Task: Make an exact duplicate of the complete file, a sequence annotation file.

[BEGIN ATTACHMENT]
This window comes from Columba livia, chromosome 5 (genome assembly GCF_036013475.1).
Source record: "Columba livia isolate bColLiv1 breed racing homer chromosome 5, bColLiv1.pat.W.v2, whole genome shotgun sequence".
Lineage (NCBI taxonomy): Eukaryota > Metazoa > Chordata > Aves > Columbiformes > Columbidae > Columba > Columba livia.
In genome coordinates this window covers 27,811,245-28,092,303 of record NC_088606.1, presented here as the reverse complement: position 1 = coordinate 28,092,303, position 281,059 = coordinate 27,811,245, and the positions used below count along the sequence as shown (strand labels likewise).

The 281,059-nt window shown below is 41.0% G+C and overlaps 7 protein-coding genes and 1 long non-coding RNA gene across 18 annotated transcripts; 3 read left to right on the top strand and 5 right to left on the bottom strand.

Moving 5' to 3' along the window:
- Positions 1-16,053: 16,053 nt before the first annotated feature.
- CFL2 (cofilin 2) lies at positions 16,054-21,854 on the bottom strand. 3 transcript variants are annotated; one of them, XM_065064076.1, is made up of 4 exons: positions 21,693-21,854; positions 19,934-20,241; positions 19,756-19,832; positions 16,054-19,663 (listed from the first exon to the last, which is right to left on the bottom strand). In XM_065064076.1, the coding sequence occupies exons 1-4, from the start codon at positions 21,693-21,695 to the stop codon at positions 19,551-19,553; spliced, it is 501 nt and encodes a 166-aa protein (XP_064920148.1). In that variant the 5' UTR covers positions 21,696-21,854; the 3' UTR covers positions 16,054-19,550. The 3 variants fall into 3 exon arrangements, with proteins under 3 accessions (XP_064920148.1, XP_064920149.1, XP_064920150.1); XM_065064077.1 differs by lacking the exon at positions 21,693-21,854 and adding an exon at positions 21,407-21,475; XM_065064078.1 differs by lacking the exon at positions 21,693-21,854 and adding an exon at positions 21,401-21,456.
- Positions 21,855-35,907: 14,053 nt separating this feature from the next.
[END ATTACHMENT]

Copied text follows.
This window comes from Columba livia, chromosome 5 (genome assembly GCF_036013475.1).
Source record: "Columba livia isolate bColLiv1 breed racing homer chromosome 5, bColLiv1.pat.W.v2, whole genome shotgun sequence".
Lineage (NCBI taxonomy): Eukaryota > Metazoa > Chordata > Aves > Columbiformes > Columbidae > Columba > Columba livia.
In genome coordinates this window covers 27,811,245-28,092,303 of record NC_088606.1, presented here as the reverse complement: position 1 = coordinate 28,092,303, position 281,059 = coordinate 27,811,245, and the positions used below count along the sequence as shown (strand labels likewise).

The 281,059-nt window shown below is 41.0% G+C and overlaps 7 protein-coding genes and 1 long non-coding RNA gene across 18 annotated transcripts; 3 read left to right on the top strand and 5 right to left on the bottom strand.

Moving 5' to 3' along the window:
- Positions 1-16,053: 16,053 nt before the first annotated feature.
- CFL2 (cofilin 2) lies at positions 16,054-21,854 on the bottom strand. 3 transcript variants are annotated; one of them, XM_065064076.1, is made up of 4 exons: positions 21,693-21,854; positions 19,934-20,241; positions 19,756-19,832; positions 16,054-19,663 (listed from the first exon to the last, which is right to left on the bottom strand). In XM_065064076.1, the coding sequence occupies exons 1-4, from the start codon at positions 21,693-21,695 to the stop codon at positions 19,551-19,553; spliced, it is 501 nt and encodes a 166-aa protein (XP_064920148.1). In that variant the 5' UTR covers positions 21,696-21,854; the 3' UTR covers positions 16,054-19,550. The 3 variants fall into 3 exon arrangements, with proteins under 3 accessions (XP_064920148.1, XP_064920149.1, XP_064920150.1); XM_065064077.1 differs by lacking the exon at positions 21,693-21,854 and adding an exon at positions 21,407-21,475; XM_065064078.1 differs by lacking the exon at positions 21,693-21,854 and adding an exon at positions 21,401-21,456.
- Positions 21,855-35,907: 14,053 nt separating this feature from the next.